How to Bait a Hook With Sprats

Updated June 13, 2017

Sprats are members of the herring family and are valued as food, as well as bait for catching bigger gamefish. To bait your fishing hooks with this small, oily fish, preparation is required to prevent it from spinning, so that it can appear lifelike with wriggling movements. Catch species like pike with a simple sprat rig that requires materials like a rigging needle and crimp.

Prepare the sprat for baiting. Use your thumb and forefinger to squeeze along its belly toward the anal vent to empty out the gut cavity. Loosen up the fish by pinching along its backbone, then remove the eyes with a small wooden dowel. Snip off the fins.

Mark the centre line of the sprat's belly with the hook's sharp end. This is where the hook will come out.

Attach the hook to the rigging needle and insert the needle through the marked point. Push through the sprat at an angle so that the hook comes out of the mouth.

Pull until the hook eye is in the sprat's mouth, then detach the needle.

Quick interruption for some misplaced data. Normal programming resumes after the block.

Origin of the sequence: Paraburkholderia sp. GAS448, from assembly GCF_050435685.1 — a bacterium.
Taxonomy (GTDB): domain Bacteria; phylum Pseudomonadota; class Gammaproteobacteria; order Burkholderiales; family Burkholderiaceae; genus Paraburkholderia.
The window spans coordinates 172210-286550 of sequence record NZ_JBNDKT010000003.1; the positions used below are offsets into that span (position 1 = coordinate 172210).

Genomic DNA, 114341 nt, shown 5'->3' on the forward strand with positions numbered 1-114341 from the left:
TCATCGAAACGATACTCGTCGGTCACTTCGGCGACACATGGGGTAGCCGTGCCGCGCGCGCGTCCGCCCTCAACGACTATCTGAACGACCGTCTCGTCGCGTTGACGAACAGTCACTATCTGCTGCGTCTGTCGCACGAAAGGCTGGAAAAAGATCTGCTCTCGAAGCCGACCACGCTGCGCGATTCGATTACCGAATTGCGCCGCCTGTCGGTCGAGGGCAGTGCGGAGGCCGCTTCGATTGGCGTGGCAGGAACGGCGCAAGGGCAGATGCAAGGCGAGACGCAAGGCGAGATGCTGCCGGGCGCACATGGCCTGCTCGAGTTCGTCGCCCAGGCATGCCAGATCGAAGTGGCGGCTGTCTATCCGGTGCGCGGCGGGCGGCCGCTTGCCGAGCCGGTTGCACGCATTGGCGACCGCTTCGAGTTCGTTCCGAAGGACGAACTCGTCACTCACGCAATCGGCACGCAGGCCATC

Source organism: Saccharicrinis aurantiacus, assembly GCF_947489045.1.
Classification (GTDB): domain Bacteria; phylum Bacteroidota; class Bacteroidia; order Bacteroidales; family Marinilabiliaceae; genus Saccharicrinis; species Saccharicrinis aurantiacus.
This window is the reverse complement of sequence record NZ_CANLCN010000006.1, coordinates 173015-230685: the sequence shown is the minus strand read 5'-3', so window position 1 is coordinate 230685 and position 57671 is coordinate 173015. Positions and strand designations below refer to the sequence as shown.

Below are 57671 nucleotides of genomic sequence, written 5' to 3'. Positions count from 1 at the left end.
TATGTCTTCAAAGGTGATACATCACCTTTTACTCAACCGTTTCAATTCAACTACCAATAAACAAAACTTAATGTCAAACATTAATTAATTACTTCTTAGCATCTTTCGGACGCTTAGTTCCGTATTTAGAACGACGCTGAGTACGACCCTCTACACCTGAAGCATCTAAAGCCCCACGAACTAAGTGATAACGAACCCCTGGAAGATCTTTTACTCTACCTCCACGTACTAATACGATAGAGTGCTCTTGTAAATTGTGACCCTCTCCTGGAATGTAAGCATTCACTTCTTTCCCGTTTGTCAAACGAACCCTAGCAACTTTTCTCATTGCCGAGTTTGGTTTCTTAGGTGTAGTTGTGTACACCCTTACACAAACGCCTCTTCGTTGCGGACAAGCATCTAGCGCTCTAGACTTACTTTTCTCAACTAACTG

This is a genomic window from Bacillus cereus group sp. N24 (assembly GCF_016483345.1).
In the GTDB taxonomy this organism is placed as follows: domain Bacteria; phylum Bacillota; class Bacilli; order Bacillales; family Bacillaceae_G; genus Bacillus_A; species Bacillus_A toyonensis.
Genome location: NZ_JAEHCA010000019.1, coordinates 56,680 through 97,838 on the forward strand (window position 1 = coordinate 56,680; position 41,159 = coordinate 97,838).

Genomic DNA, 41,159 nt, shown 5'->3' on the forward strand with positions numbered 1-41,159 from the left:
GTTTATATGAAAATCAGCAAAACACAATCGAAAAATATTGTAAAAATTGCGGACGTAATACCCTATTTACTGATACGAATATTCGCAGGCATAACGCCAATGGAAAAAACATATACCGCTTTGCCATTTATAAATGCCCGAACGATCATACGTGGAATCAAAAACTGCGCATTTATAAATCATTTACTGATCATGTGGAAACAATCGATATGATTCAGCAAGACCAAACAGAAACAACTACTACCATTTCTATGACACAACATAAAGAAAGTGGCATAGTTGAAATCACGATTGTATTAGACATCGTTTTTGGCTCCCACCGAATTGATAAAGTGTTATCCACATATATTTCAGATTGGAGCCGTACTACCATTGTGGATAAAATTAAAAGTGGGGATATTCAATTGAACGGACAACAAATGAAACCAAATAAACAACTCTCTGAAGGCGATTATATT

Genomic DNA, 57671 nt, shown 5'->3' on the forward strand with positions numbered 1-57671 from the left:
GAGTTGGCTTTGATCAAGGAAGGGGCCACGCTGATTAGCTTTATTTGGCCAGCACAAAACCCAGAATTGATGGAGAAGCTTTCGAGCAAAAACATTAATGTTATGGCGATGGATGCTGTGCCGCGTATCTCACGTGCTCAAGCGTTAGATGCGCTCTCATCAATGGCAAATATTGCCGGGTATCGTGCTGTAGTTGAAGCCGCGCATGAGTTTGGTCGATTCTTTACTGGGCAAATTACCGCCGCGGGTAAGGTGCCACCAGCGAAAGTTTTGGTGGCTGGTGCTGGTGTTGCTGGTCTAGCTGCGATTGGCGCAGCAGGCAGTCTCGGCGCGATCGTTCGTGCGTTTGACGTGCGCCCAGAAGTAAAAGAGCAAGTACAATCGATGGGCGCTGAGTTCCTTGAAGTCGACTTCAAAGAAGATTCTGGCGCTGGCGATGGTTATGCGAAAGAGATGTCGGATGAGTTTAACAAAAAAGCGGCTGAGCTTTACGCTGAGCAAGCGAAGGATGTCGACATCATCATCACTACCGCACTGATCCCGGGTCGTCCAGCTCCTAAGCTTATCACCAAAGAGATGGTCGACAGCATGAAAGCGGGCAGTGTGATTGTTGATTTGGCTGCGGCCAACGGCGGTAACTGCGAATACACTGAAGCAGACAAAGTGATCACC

Slide a crimp to the leader, then pass the line through the needle.

Push the needle down through the head of the sprat and pass it through the hook eye. Push the needle all the way out until the line goes through the fish following the same path.

Remove the needle and pull the end of the line into the crimp. Slide the crimp back close to the sprat's mouth, then cut off excess line.

Ensure that the hook and the loop are though the centre of the fish and that the fish hangs down straight when you hold the leader.

Things You'll Need

  • Small wooden dowel
  • Fishing scissors
  • Plastic-covered seven-strand wire
  • Rigging needle
  • Large hook
  • Crimp
Cite this Article A tool to create a citation to reference this article Cite this Article

About the Author

Rona Aquino began writing professionally in 2008. As an avid marathon runner and outdoor enthusiast, she writes on topics of running, fitness and outdoor recreation for various publications. Aquino holds a Bachelor of Arts in communications and English from the University of Maryland College Park.